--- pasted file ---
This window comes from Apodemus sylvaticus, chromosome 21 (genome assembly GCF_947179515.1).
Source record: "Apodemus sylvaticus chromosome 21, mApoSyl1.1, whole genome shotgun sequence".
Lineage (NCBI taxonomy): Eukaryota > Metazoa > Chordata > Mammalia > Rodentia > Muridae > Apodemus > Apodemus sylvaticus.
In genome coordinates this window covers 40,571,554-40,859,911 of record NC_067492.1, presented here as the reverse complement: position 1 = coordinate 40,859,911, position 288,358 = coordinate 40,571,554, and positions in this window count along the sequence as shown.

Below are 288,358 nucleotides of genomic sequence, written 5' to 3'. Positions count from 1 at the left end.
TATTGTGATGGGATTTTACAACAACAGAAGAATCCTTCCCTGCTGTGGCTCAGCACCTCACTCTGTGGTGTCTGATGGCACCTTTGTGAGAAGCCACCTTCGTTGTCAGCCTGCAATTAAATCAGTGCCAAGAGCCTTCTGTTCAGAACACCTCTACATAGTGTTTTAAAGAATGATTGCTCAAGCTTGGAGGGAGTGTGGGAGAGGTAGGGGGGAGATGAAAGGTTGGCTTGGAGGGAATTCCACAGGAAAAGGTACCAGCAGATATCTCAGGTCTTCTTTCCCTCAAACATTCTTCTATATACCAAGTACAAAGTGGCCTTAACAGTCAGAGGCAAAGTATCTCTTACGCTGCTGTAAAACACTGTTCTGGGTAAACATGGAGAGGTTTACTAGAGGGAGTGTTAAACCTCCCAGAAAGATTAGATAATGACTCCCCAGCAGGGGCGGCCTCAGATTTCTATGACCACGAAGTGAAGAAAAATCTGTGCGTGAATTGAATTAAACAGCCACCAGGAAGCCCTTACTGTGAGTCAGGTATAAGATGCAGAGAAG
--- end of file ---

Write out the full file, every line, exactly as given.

This window comes from Apodemus sylvaticus, chromosome 21 (genome assembly GCF_947179515.1).
Source record: "Apodemus sylvaticus chromosome 21, mApoSyl1.1, whole genome shotgun sequence".
Lineage (NCBI taxonomy): Eukaryota > Metazoa > Chordata > Mammalia > Rodentia > Muridae > Apodemus > Apodemus sylvaticus.
In genome coordinates this window covers 40,571,554-40,859,911 of record NC_067492.1, presented here as the reverse complement: position 1 = coordinate 40,859,911, position 288,358 = coordinate 40,571,554, and positions in this window count along the sequence as shown.

Below are 288,358 nucleotides of genomic sequence, written 5' to 3'. Positions count from 1 at the left end.
TATTGTGATGGGATTTTACAACAACAGAAGAATCCTTCCCTGCTGTGGCTCAGCACCTCACTCTGTGGTGTCTGATGGCACCTTTGTGAGAAGCCACCTTCGTTGTCAGCCTGCAATTAAATCAGTGCCAAGAGCCTTCTGTTCAGAACACCTCTACATAGTGTTTTAAAGAATGATTGCTCAAGCTTGGAGGGAGTGTGGGAGAGGTAGGGGGGAGATGAAAGGTTGGCTTGGAGGGAATTCCACAGGAAAAGGTACCAGCAGATATCTCAGGTCTTCTTTCCCTCAAACATTCTTCTATATACCAAGTACAAAGTGGCCTTAACAGTCAGAGGCAAAGTATCTCTTACGCTGCTGTAAAACACTGTTCTGGGTAAACATGGAGAGGTTTACTAGAGGGAGTGTTAAACCTCCCAGAAAGATTAGATAATGACTCCCCAGCAGGGGCGGCCTCAGATTTCTATGACCACGAAGTGAAGAAAAATCTGTGCGTGAATTGAATTAAACAGCCACCAGGAAGCCCTTACTGTGAGTCAGGTATAAGATGCAGAGAAG